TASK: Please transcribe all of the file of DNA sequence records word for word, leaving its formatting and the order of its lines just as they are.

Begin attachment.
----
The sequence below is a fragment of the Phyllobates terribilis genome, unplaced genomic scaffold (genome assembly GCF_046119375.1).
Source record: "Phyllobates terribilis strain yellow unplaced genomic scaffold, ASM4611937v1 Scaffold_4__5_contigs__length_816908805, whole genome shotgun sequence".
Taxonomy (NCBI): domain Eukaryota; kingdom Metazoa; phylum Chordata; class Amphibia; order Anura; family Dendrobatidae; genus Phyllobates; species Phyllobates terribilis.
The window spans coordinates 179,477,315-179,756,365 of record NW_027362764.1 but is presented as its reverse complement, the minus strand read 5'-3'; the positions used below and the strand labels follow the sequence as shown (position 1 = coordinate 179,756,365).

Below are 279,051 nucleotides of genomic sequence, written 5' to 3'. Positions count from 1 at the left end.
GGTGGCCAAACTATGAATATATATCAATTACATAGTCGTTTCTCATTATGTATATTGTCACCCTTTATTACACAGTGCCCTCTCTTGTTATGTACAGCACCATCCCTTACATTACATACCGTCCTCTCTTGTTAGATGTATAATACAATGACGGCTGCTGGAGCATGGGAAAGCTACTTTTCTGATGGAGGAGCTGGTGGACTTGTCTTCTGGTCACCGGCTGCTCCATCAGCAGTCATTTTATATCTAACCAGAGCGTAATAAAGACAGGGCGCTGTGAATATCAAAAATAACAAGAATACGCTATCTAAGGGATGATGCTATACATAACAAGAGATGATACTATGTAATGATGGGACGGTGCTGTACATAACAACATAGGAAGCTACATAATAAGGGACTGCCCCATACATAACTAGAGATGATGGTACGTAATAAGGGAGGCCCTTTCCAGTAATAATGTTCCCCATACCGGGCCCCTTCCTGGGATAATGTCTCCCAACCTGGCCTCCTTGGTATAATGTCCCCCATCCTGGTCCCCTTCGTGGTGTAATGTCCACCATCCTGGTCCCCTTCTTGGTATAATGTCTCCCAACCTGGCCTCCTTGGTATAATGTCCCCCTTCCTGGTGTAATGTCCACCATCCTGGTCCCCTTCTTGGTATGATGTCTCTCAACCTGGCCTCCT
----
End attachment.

The sequence below is a fragment of the Phyllobates terribilis genome, unplaced genomic scaffold (genome assembly GCF_046119375.1).
Source record: "Phyllobates terribilis strain yellow unplaced genomic scaffold, ASM4611937v1 Scaffold_4__5_contigs__length_816908805, whole genome shotgun sequence".
Taxonomy (NCBI): domain Eukaryota; kingdom Metazoa; phylum Chordata; class Amphibia; order Anura; family Dendrobatidae; genus Phyllobates; species Phyllobates terribilis.
The window spans coordinates 179,477,315-179,756,365 of record NW_027362764.1 but is presented as its reverse complement, the minus strand read 5'-3'; the positions used below and the strand labels follow the sequence as shown (position 1 = coordinate 179,756,365).

Below are 279,051 nucleotides of genomic sequence, written 5' to 3'. Positions count from 1 at the left end.
GGTGGCCAAACTATGAATATATATCAATTACATAGTCGTTTCTCATTATGTATATTGTCACCCTTTATTACACAGTGCCCTCTCTTGTTATGTACAGCACCATCCCTTACATTACATACCGTCCTCTCTTGTTAGATGTATAATACAATGACGGCTGCTGGAGCATGGGAAAGCTACTTTTCTGATGGAGGAGCTGGTGGACTTGTCTTCTGGTCACCGGCTGCTCCATCAGCAGTCATTTTATATCTAACCAGAGCGTAATAAAGACAGGGCGCTGTGAATATCAAAAATAACAAGAATACGCTATCTAAGGGATGATGCTATACATAACAAGAGATGATACTATGTAATGATGGGACGGTGCTGTACATAACAACATAGGAAGCTACATAATAAGGGACTGCCCCATACATAACTAGAGATGATGGTACGTAATAAGGGAGGCCCTTTCCAGTAATAATGTTCCCCATACCGGGCCCCTTCCTGGGATAATGTCTCCCAACCTGGCCTCCTTGGTATAATGTCCCCCATCCTGGTCCCCTTCGTGGTGTAATGTCCACCATCCTGGTCCCCTTCTTGGTATAATGTCTCCCAACCTGGCCTCCTTGGTATAATGTCCCCCTTCCTGGTGTAATGTCCACCATCCTGGTCCCCTTCTTGGTATGATGTCTCTCAACCTGGCCTCCT